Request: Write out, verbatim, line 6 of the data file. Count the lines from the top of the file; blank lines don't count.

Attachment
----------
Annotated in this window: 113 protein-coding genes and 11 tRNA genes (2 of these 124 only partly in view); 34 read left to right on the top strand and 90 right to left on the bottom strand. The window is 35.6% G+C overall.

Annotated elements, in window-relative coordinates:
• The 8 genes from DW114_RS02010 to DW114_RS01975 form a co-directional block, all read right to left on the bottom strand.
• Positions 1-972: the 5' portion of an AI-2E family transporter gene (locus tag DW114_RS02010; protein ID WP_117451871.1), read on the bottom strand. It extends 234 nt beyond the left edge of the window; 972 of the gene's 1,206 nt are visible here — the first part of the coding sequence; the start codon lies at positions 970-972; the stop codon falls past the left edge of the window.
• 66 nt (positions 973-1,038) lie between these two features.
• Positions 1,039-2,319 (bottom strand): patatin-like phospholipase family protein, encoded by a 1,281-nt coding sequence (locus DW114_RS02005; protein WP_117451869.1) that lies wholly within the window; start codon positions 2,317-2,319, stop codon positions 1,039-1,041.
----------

• Positions 1,039-2,319 (bottom strand): patatin-like phospholipase family protein, encoded by a 1,281-nt coding sequence (locus DW114_RS02005; protein WP_117451869.1) that lies wholly within the window; start codon positions 2,317-2,319, stop codon positions 1,039-1,041.